AJAX is a method by which a client web page can make an asynchronous request to a server, and receive a response back, without having to use the “round trip” method. This is done using Javascript on the browser. The Javascript code takes the response and uses it to update just the part of the web page that needs to be refreshed.

It’s a hack. Some might even call it a kludge. For those not familiar with this term, I believe it goes back a long ways. A “kludge” is when you use something in a way that is contrary to its design or intended purpose, but works anyway. The XMLHttpRequest() call enabled AJAX, but the Javascript language and the browser were not adapted to this new way of doing things. Instead the Javascript call was added, some code was added to the browser to make the call work, but nothing more was added to the browser that would’ve made AJAX make more sense.

I’ve seen some descriptions of how AJAX typically works, and it’s loopy. Anyone who believes in software engineering as a discipline recoils in horror at it (okay, I exaggerate a little). It’s very messy. Making AJAX cross-platform is even more of a challenge, because not all Javascript calls work on all browsers. This is the reason that ASP.Net AJAX and other such frameworks are nice, because you can work with a more familiar language, like C# or VB.Net, work with a nicely constructed framework, set things up the way you want them on the server end, and the framework takes care of sending the right Javascript to the browser at the right time to get the job done so you don’t have to worry about it. You can get the benefits without having to “get your hands dirty”.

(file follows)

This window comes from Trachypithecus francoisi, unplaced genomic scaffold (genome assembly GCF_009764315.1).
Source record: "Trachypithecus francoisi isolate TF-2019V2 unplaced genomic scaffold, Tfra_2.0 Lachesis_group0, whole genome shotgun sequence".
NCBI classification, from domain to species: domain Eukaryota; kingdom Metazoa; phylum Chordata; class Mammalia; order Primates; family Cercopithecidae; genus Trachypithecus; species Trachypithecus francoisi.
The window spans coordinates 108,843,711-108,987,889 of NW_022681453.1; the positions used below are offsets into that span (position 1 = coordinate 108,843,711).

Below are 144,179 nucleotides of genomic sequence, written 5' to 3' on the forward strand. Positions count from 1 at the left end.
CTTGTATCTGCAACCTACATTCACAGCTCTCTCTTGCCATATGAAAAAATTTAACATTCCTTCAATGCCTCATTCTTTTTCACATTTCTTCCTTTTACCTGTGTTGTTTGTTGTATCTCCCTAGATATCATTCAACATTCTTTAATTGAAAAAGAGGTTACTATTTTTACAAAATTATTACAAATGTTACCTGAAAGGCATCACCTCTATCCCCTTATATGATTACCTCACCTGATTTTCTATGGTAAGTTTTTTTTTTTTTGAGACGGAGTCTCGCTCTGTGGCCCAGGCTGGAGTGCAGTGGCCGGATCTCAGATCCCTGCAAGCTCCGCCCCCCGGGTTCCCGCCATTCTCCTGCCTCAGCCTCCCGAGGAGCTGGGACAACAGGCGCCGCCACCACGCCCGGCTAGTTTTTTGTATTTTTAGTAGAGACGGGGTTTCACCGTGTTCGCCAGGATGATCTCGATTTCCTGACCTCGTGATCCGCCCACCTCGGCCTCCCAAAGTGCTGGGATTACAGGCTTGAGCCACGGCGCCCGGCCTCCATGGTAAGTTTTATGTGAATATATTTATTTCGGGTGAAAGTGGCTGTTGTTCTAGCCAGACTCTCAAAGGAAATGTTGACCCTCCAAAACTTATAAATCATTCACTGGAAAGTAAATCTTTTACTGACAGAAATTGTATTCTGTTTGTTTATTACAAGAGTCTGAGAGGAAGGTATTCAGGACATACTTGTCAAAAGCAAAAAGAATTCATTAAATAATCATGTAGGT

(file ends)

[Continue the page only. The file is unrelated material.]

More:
Where things stand now 

Right now AJAX and Flash (and technologies that work with it) are the future of web development. WPF from Microsoft was released earlier, but in the eyes of one expert who has done application development for many years it’s not ready for prime time yet. I went to a presentation on WPF last night by Rocky Lhotka, and the sense I got of it is it’s nice for creating web-like applications that have a multimedia focus, but it’s not ready for anything serious in the realm of business applications yet. It would be alright to use for simple applications that need only simple form input. Anything more sophisticated than that, and you’re looking at a headache. The way WPF works is not that much different than the way a web browser works at this point. I’d put it at the level of IE 1.0 or 2.0. It allows some logic to be used on the client side, but it doesn’t allow the flexibility of Javascript in a browser. Rocky said it might be another 2-4 years before WPF is up to the level of Windows Forms. He predicted that it’s the future of rich client development, but it’s not that great to work with yet.